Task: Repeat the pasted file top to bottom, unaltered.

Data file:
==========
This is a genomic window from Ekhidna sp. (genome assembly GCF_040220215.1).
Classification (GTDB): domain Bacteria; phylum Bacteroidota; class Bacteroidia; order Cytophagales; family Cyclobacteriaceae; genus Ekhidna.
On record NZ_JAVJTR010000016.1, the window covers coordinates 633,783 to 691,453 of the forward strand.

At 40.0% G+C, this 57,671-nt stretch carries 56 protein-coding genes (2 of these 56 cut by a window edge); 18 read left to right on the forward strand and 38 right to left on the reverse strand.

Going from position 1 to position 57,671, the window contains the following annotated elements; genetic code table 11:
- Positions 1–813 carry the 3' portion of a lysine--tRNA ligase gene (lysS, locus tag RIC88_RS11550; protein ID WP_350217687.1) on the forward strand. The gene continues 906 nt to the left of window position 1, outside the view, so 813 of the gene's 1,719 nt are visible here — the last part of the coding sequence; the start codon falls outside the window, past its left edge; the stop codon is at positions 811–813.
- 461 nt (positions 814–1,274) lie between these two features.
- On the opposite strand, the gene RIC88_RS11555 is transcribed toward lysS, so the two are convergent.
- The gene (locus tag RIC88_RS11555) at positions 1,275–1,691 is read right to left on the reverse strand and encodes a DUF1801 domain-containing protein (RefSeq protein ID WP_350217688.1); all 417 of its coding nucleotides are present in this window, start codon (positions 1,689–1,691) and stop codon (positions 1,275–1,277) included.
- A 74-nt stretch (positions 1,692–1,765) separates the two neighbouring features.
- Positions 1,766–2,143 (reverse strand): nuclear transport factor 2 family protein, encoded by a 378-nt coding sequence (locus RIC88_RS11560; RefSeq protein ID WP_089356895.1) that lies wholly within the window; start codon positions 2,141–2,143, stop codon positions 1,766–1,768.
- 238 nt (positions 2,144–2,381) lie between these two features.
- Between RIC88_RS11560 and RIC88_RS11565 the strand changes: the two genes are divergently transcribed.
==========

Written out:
This is a genomic window from Ekhidna sp. (genome assembly GCF_040220215.1).
Classification (GTDB): domain Bacteria; phylum Bacteroidota; class Bacteroidia; order Cytophagales; family Cyclobacteriaceae; genus Ekhidna.
On record NZ_JAVJTR010000016.1, the window covers coordinates 633,783 to 691,453 of the forward strand.

At 40.0% G+C, this 57,671-nt stretch carries 56 protein-coding genes (2 of these 56 cut by a window edge); 18 read left to right on the forward strand and 38 right to left on the reverse strand.

Going from position 1 to position 57,671, the window contains the following annotated elements; genetic code table 11:
- Positions 1–813 carry the 3' portion of a lysine--tRNA ligase gene (lysS, locus tag RIC88_RS11550; protein ID WP_350217687.1) on the forward strand. The gene continues 906 nt to the left of window position 1, outside the view, so 813 of the gene's 1,719 nt are visible here — the last part of the coding sequence; the start codon falls outside the window, past its left edge; the stop codon is at positions 811–813.
- 461 nt (positions 814–1,274) lie between these two features.
- On the opposite strand, the gene RIC88_RS11555 is transcribed toward lysS, so the two are convergent.
- The gene (locus tag RIC88_RS11555) at positions 1,275–1,691 is read right to left on the reverse strand and encodes a DUF1801 domain-containing protein (RefSeq protein ID WP_350217688.1); all 417 of its coding nucleotides are present in this window, start codon (positions 1,689–1,691) and stop codon (positions 1,275–1,277) included.
- A 74-nt stretch (positions 1,692–1,765) separates the two neighbouring features.
- Positions 1,766–2,143 (reverse strand): nuclear transport factor 2 family protein, encoded by a 378-nt coding sequence (locus RIC88_RS11560; RefSeq protein ID WP_089356895.1) that lies wholly within the window; start codon positions 2,141–2,143, stop codon positions 1,766–1,768.
- 238 nt (positions 2,144–2,381) lie between these two features.
- Between RIC88_RS11560 and RIC88_RS11565 the strand changes: the two genes are divergently transcribed.